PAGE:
Friday 20 February 2009

Book Review: Moni Mohsin – The End of Innocence.

I had never heard of this writer before, but like to try books by Pakistani authors in the hope there is something that I can relate to or recognise in them. Plus I like books where the blurb suggests that there is a big juicy secret along the way.

This book is set in the lusciously green and prosperous Pakistani village of Sabzbagh during the Indo-Pak war of 1971. It tells the story of a wealthy, liberal, educated family and the villagers they live amongst. The main character is 9-year old Laila and the story unfolds from her innocent point of view.

The author creates a host of interesting characters: Laila’s imperious grandmother Sardar Begum, her beautiful but stern mother Fareeda, her gentlemanly and philanthropic landowner father Tariq and her self-pitying, manipulative but loving ayah Bua. Then there are the passive-aggressive nuns that people the nearby convent and a host of patriotic, opinionated servants as well as a cast of nosy villagers. There is also Rani, the fifteen year old orphaned granddaughter of Sardar Begum’s servant Kaneez and also Laila’s best friend.

Rani is starved of affection and finds the love that she longs for in the arms of a young boy from another village – the consequences of this are predictable and Rani’s desperation entirely believable. The only person who is unable to understand is the narrator – Laila. The book then details the unfolding of the story of what happens to Rani and the horrific consequences in everyone’s lives.

The book is written in clear prose, interspersed with lovely descriptions of Sabzbagh, Sardar Begum’s village of Kalanpur and Laila’s home. The dialogue is wonderful and often very funny. The first half of the book kept me smiling with the scheming and silliness of many of the characters, the second half in contrast is much darker. There is a long build-up to the gruesome denouement which seems to then come all too suddenly.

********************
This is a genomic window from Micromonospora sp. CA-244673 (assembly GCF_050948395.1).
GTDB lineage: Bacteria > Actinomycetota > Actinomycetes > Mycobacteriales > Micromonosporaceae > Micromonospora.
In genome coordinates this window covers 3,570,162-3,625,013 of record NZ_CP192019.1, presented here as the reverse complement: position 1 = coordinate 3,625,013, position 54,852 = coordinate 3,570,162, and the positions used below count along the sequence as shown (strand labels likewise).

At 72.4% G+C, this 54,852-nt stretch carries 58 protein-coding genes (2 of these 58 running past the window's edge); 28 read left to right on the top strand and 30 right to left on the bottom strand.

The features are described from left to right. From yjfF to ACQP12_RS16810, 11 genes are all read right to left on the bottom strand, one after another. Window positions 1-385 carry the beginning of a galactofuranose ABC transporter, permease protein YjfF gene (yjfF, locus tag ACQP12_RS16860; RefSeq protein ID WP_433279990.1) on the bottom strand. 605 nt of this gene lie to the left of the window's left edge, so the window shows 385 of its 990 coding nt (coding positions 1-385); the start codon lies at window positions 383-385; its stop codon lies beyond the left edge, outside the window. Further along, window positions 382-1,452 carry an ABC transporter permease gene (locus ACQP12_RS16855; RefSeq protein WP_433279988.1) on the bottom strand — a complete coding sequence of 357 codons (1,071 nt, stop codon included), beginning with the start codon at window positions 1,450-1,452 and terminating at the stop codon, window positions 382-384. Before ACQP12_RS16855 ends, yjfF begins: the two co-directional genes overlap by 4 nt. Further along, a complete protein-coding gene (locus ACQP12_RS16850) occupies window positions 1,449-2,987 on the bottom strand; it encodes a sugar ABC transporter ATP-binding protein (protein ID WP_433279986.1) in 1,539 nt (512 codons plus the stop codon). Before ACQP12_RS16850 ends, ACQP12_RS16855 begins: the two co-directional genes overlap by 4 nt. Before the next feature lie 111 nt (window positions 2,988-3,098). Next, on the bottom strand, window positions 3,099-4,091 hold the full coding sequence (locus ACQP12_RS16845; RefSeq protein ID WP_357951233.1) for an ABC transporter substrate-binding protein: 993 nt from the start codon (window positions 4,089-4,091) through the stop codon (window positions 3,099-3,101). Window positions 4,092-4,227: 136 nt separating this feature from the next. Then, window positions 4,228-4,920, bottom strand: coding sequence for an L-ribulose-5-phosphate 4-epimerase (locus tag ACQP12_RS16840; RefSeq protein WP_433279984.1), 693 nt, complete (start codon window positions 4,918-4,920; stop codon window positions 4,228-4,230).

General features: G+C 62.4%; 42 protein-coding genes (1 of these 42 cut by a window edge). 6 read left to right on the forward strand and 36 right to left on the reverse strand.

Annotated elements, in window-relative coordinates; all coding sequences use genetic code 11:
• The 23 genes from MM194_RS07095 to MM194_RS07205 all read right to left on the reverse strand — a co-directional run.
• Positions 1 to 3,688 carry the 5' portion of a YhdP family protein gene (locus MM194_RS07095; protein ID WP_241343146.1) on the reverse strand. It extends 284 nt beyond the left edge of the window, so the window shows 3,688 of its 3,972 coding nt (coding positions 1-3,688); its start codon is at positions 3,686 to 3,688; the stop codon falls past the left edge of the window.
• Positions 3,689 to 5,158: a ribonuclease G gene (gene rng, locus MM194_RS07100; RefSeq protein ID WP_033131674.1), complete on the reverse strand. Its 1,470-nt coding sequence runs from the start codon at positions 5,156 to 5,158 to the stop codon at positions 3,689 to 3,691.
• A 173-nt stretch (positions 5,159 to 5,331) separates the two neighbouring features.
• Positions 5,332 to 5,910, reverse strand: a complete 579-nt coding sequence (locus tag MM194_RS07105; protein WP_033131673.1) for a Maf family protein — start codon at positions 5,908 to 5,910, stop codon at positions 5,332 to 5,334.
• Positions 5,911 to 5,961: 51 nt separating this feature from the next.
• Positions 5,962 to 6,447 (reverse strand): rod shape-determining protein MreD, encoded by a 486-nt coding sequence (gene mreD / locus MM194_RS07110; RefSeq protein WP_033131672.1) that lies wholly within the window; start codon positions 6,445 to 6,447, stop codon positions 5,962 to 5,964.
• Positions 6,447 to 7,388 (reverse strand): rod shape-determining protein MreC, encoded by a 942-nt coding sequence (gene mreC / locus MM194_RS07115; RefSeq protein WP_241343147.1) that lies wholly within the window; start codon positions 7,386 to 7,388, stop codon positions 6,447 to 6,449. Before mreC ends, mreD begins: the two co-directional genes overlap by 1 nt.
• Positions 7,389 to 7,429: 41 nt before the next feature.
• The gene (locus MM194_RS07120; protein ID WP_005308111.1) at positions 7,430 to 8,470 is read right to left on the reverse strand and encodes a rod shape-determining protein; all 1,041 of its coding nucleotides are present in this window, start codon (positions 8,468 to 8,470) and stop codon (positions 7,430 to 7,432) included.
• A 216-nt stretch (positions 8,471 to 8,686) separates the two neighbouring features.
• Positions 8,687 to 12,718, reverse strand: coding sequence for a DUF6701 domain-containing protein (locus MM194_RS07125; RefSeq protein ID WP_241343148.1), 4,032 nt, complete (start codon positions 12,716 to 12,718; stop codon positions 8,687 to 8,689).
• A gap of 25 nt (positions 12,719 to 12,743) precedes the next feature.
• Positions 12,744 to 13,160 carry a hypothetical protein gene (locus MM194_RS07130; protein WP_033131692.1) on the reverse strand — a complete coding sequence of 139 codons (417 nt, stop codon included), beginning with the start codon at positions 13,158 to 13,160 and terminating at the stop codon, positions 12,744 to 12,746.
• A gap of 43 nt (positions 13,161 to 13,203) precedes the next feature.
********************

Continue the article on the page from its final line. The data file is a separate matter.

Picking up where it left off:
Something I found Mohsin very good at, was the way she pokes fun at the upper classes, the Church through the nuns and also the mullah’s. She also shines a light on the prejudices against Bengali’s at the time which I recognised immediately. My husband is from Pakistan and he absolutely refuses to believe the Bangaldeshi’s really wanted to separate from Pakistan (it’s an Indian plot - as is everything else of course).

There were lots of things I recognised in this book – phrases that had been translated into English, but that were still recognisable to an Urdu speaker (“Humph! As if I’d sit along cobblers, truck drivers and barbers. My shoe wouldn’t even grace them with its presence”), mentions of people (Noor Jehan and her patriotic songs), films (Heer Ranjha, one of my mum’s fave’s) and places (posh Gulberg in Lahore). I suspect a lot of these references would be lost on people who are not of Pakistani or Punjabi origin.

Despite all of the above, the village was still somewhere I did not recognise. It did not have the feel of my grandparent’s village or the Pakistani villages I have passed through. This did not lessen however, my enjoyment of the lovely writing and an absorbing story.

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